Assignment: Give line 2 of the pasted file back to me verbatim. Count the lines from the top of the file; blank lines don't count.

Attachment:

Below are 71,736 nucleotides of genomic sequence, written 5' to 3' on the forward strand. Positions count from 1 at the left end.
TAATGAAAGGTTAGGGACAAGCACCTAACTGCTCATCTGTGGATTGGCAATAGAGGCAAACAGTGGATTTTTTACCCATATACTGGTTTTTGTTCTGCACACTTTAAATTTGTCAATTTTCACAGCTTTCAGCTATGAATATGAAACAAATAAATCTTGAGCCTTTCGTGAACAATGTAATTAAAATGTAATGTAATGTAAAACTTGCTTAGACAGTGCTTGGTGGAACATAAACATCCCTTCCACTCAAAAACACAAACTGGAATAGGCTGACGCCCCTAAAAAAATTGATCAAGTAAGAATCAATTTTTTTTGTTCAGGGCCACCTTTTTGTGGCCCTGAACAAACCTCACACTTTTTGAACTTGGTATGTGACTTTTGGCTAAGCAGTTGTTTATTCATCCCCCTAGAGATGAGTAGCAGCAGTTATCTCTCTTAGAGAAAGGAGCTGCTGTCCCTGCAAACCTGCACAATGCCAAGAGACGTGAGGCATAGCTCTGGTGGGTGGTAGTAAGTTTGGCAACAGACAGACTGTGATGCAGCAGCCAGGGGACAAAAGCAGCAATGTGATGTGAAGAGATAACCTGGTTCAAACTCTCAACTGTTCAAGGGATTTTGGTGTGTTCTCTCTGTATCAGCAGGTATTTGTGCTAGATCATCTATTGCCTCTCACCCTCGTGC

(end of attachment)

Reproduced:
TAATGAAAGGTTAGGGACAAGCACCTAACTGCTCATCTGTGGATTGGCAATAGAGGCAAACAGTGGATTTTTTACCCATATACTGGTTTTTGTTCTGCACACTTTAAATTTGTCAATTTTCACAGCTTTCAGCTATGAATATGAAACAAATAAATCTTGAGCCTTTCGTGAACAATGTAATTAAAATGTAATGTAATGTAAAACTTGCTTAGACAGTGCTTGGTGGAACATAAACATCCCTTCCACTCAAAAACACAAACTGGAATAGGCTGACGCCCCTAAAAAAATTGATCAAGTAAGAATCAATTTTTTTTGTTCAGGGCCACCTTTTTGTGGCCCTGAACAAACCTCACACTTTTTGAACTTGGTATGTGACTTTTGGCTAAGCAGTTGTTTATTCATCCCCCTAGAGATGAGTAGCAGCAGTTATCTCTCTTAGAGAAAGGAGCTGCTGTCCCTGCAAACCTGCACAATGCCAAGAGACGTGAGGCATAGCTCTGGTGGGTGGTAGTAAGTTTGGCAACAGACAGACTGTGATGCAGCAGCCAGGGGACAAAAGCAGCAATGTGATGTGAAGAGATAACCTGGTTCAAACTCTCAACTGTTCAAGGGATTTTGGTGTGTTCTCTCTGTATCAGCAGGTATTTGTGCTAGATCATCTATTGCCTCTCACCCTCGTGC